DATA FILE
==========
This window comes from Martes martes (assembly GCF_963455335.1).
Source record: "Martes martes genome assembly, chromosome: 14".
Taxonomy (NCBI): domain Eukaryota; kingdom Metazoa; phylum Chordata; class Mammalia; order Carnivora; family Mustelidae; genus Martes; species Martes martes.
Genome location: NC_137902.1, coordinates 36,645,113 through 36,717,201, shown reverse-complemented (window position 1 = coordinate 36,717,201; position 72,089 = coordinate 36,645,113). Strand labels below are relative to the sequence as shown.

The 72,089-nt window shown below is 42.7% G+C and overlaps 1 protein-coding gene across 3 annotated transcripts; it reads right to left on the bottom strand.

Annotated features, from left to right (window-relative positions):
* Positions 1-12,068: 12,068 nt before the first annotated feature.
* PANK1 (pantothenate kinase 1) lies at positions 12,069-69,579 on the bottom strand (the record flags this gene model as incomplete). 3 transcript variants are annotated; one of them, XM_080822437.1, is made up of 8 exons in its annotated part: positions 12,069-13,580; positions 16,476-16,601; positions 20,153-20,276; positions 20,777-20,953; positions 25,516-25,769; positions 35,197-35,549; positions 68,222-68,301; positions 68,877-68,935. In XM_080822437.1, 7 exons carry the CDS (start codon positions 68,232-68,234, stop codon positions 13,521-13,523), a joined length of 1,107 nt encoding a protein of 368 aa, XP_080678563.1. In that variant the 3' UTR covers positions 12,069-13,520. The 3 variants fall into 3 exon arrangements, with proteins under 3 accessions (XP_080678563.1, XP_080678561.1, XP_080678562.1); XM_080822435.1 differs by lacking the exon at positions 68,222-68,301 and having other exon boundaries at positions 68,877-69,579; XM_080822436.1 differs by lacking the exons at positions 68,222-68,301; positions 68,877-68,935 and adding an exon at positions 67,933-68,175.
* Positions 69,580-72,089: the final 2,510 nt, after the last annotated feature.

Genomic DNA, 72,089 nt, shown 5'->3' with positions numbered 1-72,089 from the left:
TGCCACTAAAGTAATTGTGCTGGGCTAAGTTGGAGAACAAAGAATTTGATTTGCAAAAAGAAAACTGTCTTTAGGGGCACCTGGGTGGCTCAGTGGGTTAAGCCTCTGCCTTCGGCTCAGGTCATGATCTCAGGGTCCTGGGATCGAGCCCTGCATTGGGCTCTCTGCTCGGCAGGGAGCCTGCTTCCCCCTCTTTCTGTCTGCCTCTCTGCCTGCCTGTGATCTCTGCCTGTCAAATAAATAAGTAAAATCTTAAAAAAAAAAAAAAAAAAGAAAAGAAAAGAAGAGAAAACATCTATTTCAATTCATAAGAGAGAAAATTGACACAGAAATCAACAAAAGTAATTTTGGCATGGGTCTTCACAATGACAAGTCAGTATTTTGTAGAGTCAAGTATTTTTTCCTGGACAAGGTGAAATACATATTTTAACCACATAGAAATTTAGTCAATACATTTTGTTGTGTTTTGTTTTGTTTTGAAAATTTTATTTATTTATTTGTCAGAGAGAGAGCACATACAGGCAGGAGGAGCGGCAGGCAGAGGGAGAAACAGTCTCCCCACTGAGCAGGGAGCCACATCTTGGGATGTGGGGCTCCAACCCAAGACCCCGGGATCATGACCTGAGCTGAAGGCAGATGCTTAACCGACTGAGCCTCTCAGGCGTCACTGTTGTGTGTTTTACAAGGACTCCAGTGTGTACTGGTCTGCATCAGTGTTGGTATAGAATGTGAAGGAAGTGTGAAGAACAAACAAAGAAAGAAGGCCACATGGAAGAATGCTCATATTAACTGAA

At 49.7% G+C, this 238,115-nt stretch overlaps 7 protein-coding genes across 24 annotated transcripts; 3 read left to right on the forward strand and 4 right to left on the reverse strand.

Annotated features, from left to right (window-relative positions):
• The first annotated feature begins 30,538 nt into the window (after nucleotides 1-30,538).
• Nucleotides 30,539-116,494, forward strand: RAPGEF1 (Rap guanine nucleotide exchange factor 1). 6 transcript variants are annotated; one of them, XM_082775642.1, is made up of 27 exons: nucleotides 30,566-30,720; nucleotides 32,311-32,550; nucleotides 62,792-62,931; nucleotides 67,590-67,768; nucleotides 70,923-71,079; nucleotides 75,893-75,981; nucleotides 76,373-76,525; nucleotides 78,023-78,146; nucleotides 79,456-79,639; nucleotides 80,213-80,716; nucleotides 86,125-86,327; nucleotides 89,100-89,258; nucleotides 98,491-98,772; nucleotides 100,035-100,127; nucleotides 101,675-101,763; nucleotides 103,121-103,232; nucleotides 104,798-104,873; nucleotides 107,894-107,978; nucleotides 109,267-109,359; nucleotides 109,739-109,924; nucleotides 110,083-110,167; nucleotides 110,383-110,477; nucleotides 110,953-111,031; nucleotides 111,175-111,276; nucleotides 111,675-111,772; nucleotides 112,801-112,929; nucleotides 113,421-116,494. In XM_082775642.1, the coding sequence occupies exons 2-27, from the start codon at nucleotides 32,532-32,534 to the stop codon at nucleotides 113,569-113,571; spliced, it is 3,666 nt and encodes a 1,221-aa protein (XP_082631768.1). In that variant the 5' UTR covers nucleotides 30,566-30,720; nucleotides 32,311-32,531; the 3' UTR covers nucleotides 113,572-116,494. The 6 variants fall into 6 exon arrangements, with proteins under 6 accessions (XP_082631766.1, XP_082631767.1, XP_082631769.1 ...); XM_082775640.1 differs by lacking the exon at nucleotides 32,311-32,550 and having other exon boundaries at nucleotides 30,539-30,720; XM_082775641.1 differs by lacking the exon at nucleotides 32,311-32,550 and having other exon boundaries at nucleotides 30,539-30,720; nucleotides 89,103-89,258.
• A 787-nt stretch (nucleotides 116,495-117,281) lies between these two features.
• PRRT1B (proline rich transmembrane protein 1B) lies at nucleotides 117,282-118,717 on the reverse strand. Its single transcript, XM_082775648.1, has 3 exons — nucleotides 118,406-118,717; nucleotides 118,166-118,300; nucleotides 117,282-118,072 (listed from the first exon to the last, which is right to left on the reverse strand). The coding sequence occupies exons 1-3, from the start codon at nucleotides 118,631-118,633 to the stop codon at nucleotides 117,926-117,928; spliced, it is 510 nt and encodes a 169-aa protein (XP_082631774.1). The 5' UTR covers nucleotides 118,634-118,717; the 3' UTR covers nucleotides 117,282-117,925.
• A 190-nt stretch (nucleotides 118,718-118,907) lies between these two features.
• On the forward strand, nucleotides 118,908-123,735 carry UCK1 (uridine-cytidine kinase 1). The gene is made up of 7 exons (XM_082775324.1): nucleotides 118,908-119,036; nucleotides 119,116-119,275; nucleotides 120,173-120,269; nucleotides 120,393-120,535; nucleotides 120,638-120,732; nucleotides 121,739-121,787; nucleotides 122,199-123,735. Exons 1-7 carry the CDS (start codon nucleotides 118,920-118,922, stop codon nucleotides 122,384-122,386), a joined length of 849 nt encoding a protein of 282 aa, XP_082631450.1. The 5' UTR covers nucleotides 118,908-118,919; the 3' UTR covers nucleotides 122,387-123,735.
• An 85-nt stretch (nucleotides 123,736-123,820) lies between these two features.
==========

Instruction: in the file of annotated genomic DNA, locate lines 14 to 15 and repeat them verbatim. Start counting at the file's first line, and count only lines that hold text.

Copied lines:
• The first annotated feature begins 30,538 nt into the window (after nucleotides 1-30,538).
• Nucleotides 30,539-116,494, forward strand: RAPGEF1 (Rap guanine nucleotide exchange factor 1). 6 transcript variants are annotated; one of them, XM_082775642.1, is made up of 27 exons: nucleotides 30,566-30,720; nucleotides 32,311-32,550; nucleotides 62,792-62,931; nucleotides 67,590-67,768; nucleotides 70,923-71,079; nucleotides 75,893-75,981; nucleotides 76,373-76,525; nucleotides 78,023-78,146; nucleotides 79,456-79,639; nucleotides 80,213-80,716; nucleotides 86,125-86,327; nucleotides 89,100-89,258; nucleotides 98,491-98,772; nucleotides 100,035-100,127; nucleotides 101,675-101,763; nucleotides 103,121-103,232; nucleotides 104,798-104,873; nucleotides 107,894-107,978; nucleotides 109,267-109,359; nucleotides 109,739-109,924; nucleotides 110,083-110,167; nucleotides 110,383-110,477; nucleotides 110,953-111,031; nucleotides 111,175-111,276; nucleotides 111,675-111,772; nucleotides 112,801-112,929; nucleotides 113,421-116,494. In XM_082775642.1, the coding sequence occupies exons 2-27, from the start codon at nucleotides 32,532-32,534 to the stop codon at nucleotides 113,569-113,571; spliced, it is 3,666 nt and encodes a 1,221-aa protein (XP_082631768.1). In that variant the 5' UTR covers nucleotides 30,566-30,720; nucleotides 32,311-32,531; the 3' UTR covers nucleotides 113,572-116,494. The 6 variants fall into 6 exon arrangements, with proteins under 6 accessions (XP_082631766.1, XP_082631767.1, XP_082631769.1 ...); XM_082775640.1 differs by lacking the exon at nucleotides 32,311-32,550 and having other exon boundaries at nucleotides 30,539-30,720; XM_082775641.1 differs by lacking the exon at nucleotides 32,311-32,550 and having other exon boundaries at nucleotides 30,539-30,720; nucleotides 89,103-89,258.